On Jan. 9, some residents in West Virginia near the Elk River began complaining of a strange licorice-like odor. Just 1.5 miles downstream from a water-treatment center on Elk River, a chemical called 4-methylcyclohexane methanol, or MCHM, had started leaking through a 1-inch hole in a steel storage tank. Although the investigation is in the early stages, it appears the responders to the neighbors’ call discovered the spill and alerted the unknowing operator. There are now battles over testing and efforts to determine what exactly has leaked and the possible risks to the water sources.
The chemical MCHM is utilized in coal-processing plants to help remove fine particles of coal from surrounding rock in a process commonly referred to as froth flotation. The Etowah River Terminal, where the chemical was being stored, is a liquid bulk storage distribution facility that serves the Port of Charleston, W.Va. There, Freedom Industries, which within one week of the spill filed for bankruptcy protection, operates 13 bulk tanks with a liquid storage capacity of 4 million gallons.
It is estimated that there are more than 84,000 industrial chemicals that are used in the United States and our regulators know very little about most of them. The last major congressional act passed on this subject was the Toxic Substance Control Act of 1976. It is widely criticized as being ineffective. A total of 62,000 industrial chemicals, including MCHM, have been grandfathered by the Toxic Substance Control Act of 1976. This means that MCHM has never been tested by federal regulators. In fact, none of those 62,000 industrial chemicals that were grandfathered have to be tested. Also, current regulations as a result of the act require little testing for new industrial compounds. This lack of regulation is now at the heart of the post-spill debate. What was leaked? What are its risks? What should the public know about its water quality?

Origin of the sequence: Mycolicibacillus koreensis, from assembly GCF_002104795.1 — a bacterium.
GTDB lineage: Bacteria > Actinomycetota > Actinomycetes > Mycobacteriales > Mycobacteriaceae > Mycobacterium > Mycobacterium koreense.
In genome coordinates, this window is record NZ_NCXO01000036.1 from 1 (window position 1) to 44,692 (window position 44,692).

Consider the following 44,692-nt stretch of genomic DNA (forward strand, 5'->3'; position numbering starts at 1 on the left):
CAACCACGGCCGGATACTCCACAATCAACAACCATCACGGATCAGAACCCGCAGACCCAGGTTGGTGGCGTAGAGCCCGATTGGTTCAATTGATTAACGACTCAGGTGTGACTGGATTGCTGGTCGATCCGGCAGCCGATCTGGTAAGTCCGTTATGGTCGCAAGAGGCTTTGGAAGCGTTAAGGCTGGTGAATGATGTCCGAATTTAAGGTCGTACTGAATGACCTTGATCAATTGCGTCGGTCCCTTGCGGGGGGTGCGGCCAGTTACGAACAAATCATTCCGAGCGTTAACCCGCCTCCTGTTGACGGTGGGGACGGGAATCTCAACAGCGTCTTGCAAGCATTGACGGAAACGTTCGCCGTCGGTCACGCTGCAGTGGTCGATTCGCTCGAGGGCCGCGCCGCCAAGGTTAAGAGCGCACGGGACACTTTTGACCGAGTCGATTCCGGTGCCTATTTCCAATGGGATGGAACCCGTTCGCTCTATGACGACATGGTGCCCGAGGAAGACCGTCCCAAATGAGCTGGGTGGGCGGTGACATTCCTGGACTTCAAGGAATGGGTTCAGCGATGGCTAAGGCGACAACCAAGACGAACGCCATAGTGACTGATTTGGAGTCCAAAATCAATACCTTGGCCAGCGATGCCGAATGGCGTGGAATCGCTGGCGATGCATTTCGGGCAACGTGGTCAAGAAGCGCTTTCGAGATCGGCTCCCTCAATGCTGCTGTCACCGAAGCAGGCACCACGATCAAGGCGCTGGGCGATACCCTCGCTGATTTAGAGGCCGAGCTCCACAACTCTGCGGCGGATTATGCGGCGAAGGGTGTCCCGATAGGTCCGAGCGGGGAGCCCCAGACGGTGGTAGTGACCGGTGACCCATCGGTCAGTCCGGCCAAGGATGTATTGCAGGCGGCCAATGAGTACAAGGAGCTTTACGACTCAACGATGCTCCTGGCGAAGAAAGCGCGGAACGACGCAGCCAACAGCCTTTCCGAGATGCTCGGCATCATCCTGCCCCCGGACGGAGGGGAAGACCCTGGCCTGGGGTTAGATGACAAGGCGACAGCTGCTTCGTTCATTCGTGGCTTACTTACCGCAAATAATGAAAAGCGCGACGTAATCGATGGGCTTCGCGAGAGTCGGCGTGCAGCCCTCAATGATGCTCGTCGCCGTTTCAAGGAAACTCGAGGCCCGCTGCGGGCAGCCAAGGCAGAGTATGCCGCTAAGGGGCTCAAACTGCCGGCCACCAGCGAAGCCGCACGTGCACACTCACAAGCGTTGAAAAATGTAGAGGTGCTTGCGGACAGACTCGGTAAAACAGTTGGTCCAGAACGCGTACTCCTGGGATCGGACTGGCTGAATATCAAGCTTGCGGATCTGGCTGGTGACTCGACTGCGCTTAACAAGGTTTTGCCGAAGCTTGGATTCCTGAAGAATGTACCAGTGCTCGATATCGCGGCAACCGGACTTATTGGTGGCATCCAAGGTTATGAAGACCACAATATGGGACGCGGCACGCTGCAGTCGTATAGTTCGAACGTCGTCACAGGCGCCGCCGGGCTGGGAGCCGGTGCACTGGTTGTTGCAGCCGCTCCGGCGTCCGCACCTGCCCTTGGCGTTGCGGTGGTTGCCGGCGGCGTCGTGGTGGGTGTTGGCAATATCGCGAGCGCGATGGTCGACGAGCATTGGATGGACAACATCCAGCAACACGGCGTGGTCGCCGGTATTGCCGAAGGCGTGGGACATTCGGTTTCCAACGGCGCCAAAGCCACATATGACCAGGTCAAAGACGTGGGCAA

In essence, a chemical that we know very little about just started leaking into a major source of water supply. Now, nine West Virginia counties are telling their citizens: “Don’t drink the water.” Industry reports about the chemical itself are mixed. At the very least, this has led to some confusion about how to clean up and treat folks who have been exposed to the MCHM in varying degrees of toxicity. The reality is that the public safeguards should be in place for transparency before and after such occurrences.
Perhaps Congress will lower some of its own toxicity to actually revisit a law designed to protect all of us from toxic chemicals across America. One can hope, right?